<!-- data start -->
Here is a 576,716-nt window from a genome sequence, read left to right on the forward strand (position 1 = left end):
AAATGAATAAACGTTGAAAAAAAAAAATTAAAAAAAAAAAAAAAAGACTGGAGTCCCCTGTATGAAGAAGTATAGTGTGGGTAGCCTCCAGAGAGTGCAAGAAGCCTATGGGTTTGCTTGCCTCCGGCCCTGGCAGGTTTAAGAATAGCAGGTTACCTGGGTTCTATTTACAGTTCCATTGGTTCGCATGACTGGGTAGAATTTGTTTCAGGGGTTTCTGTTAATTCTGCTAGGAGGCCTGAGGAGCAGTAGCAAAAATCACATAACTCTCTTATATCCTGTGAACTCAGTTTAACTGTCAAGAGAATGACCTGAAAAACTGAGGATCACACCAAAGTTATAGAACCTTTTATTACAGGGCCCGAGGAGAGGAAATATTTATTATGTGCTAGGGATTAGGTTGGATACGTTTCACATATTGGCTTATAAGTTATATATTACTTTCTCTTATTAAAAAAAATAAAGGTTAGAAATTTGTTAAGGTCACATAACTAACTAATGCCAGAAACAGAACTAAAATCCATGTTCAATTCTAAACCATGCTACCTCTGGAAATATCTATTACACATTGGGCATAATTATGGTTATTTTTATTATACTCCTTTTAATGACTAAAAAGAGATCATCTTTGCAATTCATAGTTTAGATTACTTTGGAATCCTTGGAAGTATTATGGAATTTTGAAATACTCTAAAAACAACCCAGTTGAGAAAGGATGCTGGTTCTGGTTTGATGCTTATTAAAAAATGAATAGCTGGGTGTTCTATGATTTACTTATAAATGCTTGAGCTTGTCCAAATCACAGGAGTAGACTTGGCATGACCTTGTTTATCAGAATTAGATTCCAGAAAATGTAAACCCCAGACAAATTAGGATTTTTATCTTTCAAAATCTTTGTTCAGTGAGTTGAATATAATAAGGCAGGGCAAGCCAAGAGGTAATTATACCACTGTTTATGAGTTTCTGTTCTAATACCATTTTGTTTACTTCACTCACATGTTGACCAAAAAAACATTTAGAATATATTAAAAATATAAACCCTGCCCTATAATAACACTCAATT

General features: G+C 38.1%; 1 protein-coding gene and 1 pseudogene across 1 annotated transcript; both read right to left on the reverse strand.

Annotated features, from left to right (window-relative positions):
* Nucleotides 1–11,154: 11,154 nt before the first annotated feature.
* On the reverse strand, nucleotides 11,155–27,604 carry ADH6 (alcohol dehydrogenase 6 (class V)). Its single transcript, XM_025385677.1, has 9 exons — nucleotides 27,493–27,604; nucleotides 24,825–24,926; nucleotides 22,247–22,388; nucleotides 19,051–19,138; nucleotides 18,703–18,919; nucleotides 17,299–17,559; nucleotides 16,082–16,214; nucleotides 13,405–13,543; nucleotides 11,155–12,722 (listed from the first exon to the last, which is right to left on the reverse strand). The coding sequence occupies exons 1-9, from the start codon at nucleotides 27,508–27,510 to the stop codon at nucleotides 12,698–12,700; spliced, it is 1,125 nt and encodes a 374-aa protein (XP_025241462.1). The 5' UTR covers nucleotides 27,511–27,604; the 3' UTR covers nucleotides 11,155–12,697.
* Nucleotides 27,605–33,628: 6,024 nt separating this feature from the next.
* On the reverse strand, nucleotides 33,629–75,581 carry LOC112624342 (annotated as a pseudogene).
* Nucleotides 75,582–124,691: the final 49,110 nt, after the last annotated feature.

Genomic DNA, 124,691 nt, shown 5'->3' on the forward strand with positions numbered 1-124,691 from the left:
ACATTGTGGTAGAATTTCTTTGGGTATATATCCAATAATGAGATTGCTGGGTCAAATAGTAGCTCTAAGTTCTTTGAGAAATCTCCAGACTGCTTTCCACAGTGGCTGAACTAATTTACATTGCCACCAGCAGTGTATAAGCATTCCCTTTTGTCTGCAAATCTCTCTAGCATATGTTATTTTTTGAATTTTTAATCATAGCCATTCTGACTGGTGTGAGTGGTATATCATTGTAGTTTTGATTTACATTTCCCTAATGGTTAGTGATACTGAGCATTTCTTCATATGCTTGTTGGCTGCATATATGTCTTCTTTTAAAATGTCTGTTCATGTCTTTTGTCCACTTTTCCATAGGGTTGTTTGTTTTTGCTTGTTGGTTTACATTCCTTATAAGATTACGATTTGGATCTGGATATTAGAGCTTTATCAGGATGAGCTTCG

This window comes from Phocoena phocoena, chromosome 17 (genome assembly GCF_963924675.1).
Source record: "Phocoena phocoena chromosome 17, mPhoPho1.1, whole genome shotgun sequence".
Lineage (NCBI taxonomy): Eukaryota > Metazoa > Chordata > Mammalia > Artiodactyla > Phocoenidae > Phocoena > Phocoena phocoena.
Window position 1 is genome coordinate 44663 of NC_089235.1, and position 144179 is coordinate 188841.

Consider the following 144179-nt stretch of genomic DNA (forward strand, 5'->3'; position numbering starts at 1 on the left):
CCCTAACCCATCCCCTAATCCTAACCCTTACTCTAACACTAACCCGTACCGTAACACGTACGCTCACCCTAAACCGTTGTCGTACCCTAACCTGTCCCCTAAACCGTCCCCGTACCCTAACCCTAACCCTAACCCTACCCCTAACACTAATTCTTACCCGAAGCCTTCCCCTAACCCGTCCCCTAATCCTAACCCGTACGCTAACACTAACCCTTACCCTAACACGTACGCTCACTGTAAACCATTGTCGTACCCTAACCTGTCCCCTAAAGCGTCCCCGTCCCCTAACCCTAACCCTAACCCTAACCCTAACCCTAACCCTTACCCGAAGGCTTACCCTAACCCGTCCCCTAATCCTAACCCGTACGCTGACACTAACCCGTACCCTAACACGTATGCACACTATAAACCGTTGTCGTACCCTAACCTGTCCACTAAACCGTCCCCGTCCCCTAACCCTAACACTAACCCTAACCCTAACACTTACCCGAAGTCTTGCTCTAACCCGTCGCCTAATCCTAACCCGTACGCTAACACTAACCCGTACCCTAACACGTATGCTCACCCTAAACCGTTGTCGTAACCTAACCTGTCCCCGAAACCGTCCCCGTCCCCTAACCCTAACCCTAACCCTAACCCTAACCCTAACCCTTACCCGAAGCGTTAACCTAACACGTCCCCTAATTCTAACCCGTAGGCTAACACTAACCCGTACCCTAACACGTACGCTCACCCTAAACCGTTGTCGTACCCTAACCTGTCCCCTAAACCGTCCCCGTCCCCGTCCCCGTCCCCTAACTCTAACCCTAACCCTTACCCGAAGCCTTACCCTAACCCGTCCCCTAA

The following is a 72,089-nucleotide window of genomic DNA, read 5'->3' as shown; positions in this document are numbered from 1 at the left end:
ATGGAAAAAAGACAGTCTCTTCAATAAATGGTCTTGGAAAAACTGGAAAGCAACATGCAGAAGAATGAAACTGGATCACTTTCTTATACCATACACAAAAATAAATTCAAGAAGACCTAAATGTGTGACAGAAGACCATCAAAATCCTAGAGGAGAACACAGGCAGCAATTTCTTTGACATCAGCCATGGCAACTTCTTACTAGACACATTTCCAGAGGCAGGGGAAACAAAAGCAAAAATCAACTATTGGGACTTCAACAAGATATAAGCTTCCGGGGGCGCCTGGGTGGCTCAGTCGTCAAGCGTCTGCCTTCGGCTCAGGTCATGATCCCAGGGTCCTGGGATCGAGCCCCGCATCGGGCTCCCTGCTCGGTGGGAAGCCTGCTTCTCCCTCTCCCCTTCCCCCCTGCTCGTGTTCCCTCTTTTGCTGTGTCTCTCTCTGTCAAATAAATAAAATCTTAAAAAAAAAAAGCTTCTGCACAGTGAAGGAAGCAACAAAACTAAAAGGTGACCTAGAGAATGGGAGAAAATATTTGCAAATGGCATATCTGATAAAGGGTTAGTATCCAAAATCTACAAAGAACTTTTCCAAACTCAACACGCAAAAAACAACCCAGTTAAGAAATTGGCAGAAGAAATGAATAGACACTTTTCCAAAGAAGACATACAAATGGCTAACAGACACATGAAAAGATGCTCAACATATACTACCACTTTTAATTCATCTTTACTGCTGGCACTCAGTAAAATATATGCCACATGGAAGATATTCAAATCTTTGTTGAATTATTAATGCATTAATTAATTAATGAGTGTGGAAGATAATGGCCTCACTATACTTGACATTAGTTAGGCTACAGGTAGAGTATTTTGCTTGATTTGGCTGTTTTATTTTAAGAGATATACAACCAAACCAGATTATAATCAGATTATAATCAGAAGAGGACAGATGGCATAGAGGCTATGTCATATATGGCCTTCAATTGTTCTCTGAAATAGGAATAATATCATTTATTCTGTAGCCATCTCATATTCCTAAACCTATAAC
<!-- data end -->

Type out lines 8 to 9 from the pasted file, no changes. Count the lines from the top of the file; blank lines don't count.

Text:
* On the reverse strand, nucleotides 33,629–75,581 carry LOC112624342 (annotated as a pseudogene).
* Nucleotides 75,582–124,691: the final 49,110 nt, after the last annotated feature.